Bulgarian Parliament concludes judicial council election

Bulgarian Parliament concluded on September 26 the election of the country’s next Supreme Judicial Council (SJC) by appointing 11 members from the legislative quota. Over the previous two weeks, different branches of the judiciary elected the other 11 members of the council.

After brief introductions of each nominee, the MPs went straight to voting and eschewed any debates, deciding that they had nothing new to ask of the 17 candidates – not after the marathon 13-hour hearing held by Parliament’s legal affairs committee on September 11.

The final outcome confirmed the reports that surfaced in Bulgarian media over the past week, namely that ruling party GERB and the opposition reached an amicable settlement that distributed seats on the new SJC to all parliamentary-represented parties, save the two that make up the centre-right opposition Blue Coalition.

GERB saw five of its six nominees elected, with two apiece going to the opposition socialists and predominantly ethnic Turk Movement for Rights and Freedoms (MRF), while the nationalist Ataka and the Order, Law and Justice (OLJ) party saw one nominee each elected as well.

Democrats for a Strong Bulgaria declined to nominate anyone, saying that the process would be dominated by party politics rather than the qualities of the nominees (and were proven right in the end), while their partners in the Blue Coalition, the Union of Democratic Forces, failed to secure enough support for its one nominee.

During the voting, MRF and OLJ voted with GERB each time, while the Bulgarian Socialist Party (BSP) supported the ruling party’s nominees and its own.

The final 11 members of the next SJC are: Karolina Mihailova (Varna District Court, nominated by GERB), Maria Kouzmanova (Sofia City Court, GERB), Svetla Petkova (Supreme Administrative Court, GERB), Sonya Naidenova (Sofia City Court, GERB), Yuliana Koleva (GERB MP), Nezabravka Stoeva (Blagoevgrad lawyer, BSP), Galina Karagyozova (Supreme Administrative Court, BSP), Vassil Petrov (Blagoevgrad lawyer, MRF), Magdalena Lazarova-Prodanova (deputy appellate prosecutor of Sofia, MRF), Yassen Todorov (investigative magistrate, Ataka), and Dimitar Ouzounov (Sandanski City Court, OLJ).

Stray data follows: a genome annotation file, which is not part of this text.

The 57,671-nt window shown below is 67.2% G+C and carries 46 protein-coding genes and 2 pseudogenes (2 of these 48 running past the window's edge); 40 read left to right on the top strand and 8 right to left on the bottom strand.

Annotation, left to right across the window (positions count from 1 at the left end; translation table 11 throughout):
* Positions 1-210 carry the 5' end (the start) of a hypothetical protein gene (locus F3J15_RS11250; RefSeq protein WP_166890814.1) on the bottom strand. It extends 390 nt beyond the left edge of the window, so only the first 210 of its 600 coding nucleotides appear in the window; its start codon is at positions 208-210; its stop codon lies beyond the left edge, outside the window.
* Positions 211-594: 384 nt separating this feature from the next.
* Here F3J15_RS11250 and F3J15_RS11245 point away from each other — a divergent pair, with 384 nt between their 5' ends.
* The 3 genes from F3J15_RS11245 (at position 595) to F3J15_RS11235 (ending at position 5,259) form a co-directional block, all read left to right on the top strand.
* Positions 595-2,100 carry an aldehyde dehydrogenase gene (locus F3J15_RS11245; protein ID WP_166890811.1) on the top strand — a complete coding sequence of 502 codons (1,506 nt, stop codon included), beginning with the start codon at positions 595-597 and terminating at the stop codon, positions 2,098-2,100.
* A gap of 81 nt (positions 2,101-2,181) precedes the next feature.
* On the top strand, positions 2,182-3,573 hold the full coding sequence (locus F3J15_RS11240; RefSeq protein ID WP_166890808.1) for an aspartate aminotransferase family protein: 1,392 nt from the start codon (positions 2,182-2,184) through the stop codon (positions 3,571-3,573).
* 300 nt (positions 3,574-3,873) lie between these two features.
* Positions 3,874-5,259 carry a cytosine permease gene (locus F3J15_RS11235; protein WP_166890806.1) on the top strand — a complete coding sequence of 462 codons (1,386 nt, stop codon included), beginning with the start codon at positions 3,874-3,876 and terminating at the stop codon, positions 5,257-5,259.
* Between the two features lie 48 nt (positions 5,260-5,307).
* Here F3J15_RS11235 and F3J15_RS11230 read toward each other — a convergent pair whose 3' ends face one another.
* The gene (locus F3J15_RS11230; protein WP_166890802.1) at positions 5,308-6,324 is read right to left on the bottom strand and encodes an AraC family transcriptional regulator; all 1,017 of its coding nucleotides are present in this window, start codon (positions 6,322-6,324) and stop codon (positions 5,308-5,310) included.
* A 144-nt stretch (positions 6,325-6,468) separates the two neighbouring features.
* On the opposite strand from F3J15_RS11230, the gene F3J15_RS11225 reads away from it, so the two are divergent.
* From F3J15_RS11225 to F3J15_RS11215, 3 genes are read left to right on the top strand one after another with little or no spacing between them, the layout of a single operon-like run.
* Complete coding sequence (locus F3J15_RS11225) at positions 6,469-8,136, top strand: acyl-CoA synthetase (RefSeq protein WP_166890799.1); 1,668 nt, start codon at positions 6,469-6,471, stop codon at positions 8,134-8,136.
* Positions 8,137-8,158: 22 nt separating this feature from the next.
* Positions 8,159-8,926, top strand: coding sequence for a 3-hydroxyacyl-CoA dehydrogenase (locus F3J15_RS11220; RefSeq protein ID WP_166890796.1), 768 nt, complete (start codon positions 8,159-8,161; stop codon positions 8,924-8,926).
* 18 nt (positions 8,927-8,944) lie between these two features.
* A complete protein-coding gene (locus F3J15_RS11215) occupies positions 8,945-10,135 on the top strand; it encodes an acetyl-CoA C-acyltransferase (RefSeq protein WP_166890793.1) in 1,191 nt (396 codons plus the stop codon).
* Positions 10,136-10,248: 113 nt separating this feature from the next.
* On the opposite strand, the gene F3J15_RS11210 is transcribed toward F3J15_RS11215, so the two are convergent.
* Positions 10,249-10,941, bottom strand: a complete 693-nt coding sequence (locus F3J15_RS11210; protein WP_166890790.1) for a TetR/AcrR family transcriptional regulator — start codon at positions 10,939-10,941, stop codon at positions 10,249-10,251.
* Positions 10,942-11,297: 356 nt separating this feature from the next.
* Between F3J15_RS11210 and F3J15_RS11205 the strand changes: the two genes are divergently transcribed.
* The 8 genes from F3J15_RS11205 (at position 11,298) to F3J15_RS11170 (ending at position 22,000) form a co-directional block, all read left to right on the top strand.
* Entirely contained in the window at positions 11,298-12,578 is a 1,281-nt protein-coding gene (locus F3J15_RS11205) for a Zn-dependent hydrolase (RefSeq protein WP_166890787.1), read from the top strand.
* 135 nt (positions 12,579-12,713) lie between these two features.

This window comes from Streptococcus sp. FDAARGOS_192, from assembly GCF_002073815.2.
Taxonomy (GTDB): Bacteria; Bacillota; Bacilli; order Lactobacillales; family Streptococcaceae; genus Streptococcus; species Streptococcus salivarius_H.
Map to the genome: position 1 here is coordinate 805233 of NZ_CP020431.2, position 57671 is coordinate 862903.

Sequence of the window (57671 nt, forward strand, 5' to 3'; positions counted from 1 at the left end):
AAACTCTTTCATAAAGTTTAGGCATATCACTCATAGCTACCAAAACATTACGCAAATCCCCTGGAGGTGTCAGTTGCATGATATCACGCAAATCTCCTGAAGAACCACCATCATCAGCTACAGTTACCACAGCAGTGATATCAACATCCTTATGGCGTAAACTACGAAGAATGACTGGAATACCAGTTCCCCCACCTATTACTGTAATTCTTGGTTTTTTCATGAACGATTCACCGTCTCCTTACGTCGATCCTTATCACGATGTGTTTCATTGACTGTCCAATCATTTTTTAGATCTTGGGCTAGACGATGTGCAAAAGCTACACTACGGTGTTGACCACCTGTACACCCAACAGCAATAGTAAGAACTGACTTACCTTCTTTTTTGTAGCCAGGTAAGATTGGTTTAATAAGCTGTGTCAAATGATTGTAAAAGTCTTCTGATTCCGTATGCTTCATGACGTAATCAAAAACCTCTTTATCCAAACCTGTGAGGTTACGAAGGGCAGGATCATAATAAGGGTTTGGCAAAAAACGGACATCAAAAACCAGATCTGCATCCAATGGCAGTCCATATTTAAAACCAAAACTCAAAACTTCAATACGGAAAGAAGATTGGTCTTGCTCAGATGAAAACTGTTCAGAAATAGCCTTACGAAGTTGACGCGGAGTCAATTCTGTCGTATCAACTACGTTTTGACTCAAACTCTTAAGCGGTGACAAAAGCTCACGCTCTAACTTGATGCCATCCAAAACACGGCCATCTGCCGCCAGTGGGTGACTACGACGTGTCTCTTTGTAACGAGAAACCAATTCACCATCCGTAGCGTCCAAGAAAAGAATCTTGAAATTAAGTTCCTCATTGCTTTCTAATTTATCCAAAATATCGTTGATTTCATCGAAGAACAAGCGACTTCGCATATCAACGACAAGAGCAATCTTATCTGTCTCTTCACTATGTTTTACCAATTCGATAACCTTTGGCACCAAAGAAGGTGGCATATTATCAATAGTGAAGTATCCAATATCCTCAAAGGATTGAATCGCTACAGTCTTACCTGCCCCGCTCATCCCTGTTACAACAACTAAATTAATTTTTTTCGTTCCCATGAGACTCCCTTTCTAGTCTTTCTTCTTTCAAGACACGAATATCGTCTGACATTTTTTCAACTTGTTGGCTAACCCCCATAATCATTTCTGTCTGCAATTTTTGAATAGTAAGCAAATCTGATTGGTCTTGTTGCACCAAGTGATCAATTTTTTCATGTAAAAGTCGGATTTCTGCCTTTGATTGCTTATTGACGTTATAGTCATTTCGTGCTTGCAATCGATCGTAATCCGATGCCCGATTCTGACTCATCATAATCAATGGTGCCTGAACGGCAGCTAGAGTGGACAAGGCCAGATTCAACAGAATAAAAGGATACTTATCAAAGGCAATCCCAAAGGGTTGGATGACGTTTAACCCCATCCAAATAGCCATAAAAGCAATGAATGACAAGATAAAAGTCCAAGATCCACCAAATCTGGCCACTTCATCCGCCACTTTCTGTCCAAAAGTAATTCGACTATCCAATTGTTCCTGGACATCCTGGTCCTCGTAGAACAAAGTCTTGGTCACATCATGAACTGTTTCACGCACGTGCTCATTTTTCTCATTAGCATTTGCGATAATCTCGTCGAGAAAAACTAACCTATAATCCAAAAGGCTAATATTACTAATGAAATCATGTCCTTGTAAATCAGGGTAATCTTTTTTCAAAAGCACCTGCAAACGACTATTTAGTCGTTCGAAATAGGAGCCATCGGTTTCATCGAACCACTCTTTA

Joining them in the new SJC will be six members elected by judges – Kalin Kalpakchiev from Sofia Court of Appeals, Kamen Ivanov from Sofia Administrative Court, Yulia Kovacheva from the Supreme Administrative Court, Milka Itova from Sofia City Court, Daniela Kostova from Varna District Court and Galya Georgieva from the Plovdiv Court of Appeals – and four members elected by prosecutors – deputy chief prosecutors Kamen Sitnilski and Mihail Kozharev, as well as Roumen Boev from Plovdiv appellate prosecution and the head of the Blagoevgrad district prosecutor’s office Elka Atanassova. Investigative magistrates, who are entitled to electing one member of SJC, chose the deputy head of the National Investigative Service Roumen Georgiev.

The SJC is made of 25 members – the chief prosecutor (Boris Velchev) and the chairpersons of the Supreme Court of Cassation (Lazar Grouev) and Supreme Administrative Court (Georgi Kolev) are members of the SJC ex officio.

One of the first tasks of the new council will be starting the nominations process for the election of the next chief prosecutor; Boris Velchev’s term expires in February 2013.

(Bulgarian Parliament. Photo: Clive Leviev-Sawyer)



The Sofia Globe staff

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